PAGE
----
The LGO found that there was delay in circulating the review papers to Mr B. They should have been sent to Mr B in order to allow him to comment before the review was signed off. The Council apologised for this, and for the delay responding to Mr B’s correspondence, but the LGO recommended it should also remind officers of the need to circulate papers to all relevant parties.

One-to-one support

The LGO considered it a reasonable request for a young woman to be able to access the community in the evening independently from her parents. The Council accepted that it should have investigated the request more fully and apologised to Mr B.

As to whether the Council had failed to meet an identified eligible need, the Council did not consider that to be the case, because Ms C had not herself expressed a wish to go out late. However, her father pointed out that this may be because she had become accustomed to the hours within the residential accommodation.

The LGO ultimately found that the Council was at fault in not looking further into Mr B’s request from 2018.

However, the LGO did not consider that there were sufficient grounds to conclude that the Council failed to meet an identified eligible need, because it was not clear that Ms C herself wanted additional support to go out later in the evening.

All in all, the LGO considered that the apologies provided and additional support offered were a suitable response to the injustice caused to Ms C and Mr B.

Points for the public, service users and their families and councils

  • Clarity over core or shared hours, which reduce the overall cost to the provider, and to the council, thereby allowing for the setting of a lower personal budget, is the bane of service users’ lives in residential and supported living settings.
  • Providers think that in order to get the work in the first place, they need to reflect the saving to them, of being able to look after two or more people together, and thus tender for the work on the footing of a price for an hour or a price for a shared hour.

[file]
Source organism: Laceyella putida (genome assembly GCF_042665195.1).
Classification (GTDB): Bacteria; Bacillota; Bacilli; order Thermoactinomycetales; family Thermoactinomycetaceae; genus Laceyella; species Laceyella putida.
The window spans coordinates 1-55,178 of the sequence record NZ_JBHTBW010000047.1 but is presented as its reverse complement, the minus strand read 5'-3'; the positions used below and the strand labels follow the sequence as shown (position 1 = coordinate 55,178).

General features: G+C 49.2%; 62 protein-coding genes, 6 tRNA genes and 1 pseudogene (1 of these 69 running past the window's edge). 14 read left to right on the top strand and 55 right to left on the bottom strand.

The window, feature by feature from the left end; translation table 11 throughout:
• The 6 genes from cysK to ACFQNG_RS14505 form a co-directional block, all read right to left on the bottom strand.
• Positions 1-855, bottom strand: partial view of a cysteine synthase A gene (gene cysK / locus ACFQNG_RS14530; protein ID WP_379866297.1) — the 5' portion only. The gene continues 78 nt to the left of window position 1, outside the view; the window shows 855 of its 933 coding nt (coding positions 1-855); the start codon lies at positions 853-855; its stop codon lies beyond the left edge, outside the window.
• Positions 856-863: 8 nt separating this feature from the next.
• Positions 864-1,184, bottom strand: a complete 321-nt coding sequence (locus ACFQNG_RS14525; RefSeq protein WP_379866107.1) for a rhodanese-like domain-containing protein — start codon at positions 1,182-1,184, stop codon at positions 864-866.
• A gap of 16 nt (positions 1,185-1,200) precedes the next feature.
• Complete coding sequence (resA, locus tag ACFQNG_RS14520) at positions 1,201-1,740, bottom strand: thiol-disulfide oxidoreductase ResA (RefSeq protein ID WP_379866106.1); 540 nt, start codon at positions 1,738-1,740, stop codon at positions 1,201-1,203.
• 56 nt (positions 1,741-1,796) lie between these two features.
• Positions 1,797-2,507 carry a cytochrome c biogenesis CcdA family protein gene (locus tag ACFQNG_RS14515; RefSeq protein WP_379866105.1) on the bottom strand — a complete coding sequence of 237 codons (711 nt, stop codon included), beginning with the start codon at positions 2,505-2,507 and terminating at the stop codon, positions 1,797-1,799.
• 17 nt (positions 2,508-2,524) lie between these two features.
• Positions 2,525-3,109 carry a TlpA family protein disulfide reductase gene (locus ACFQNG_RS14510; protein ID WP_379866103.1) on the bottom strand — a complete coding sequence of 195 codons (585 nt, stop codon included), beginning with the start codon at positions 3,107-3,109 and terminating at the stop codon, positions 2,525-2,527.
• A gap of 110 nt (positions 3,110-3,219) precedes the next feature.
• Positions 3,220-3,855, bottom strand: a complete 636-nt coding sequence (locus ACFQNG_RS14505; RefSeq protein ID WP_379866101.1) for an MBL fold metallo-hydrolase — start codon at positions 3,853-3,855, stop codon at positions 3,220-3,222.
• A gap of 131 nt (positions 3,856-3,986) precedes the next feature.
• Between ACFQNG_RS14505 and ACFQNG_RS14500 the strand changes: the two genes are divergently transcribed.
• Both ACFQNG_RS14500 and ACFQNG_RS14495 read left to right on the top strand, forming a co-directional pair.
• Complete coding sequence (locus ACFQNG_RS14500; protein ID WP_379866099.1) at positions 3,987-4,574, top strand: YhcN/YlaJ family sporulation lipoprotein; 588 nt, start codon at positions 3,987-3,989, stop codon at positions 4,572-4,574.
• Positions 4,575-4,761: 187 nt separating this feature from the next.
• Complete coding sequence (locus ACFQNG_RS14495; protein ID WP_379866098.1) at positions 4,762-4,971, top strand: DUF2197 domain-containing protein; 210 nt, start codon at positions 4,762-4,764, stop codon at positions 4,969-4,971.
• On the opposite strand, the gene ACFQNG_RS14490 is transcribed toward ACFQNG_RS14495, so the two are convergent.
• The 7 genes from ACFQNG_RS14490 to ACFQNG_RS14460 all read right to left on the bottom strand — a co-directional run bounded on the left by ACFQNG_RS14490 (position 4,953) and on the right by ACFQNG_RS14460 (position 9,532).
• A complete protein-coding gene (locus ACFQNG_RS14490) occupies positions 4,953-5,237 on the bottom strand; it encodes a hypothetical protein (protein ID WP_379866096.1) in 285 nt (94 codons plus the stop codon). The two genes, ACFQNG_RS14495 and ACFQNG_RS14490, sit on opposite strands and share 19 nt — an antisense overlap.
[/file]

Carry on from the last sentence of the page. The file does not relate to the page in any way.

• There is nothing wrong with that, necessarily, because if service users don’t NEED one to one care (say at night when they are in bed), well, they can’t really assert that their needs should be costed out as if they DID have that need… But unless a person is going to live in a shared care setting, his or her budget can’t be pre-determined by the fact that LOTS of people with a learning disability or older people DO.
  • It would be much clearer how important this is to be transparent about, if the shared care hours were assumed to be in operation for a larger part of a given day, we think. Imagine them creeping into the afternoon, and then the morning. Hey presto, one has recreated a care home in a place where Housing Benefit pays for the accommodation. What a wizard wheeze!
  • The setting matters, to our minds. We absolutely accept that care homes are pushed to operate on flat rate basis – and they do, for older people. For people with a learning disability with parents able to advocate for their individuality, there’s been a movement away from flat rates and towards a commissioning culture of one to one hours in a care home on top of the basic offer of access to care and support 24 hours a day. That is a good development and consistent with an individuated focus on the needs of ANYONE in a care home. There will be a need to differentiate between hours for personal care and hours for out and about activities, shared or individual, in any care home fees negotiation that does not operate on a purely flat rate basis for all residents.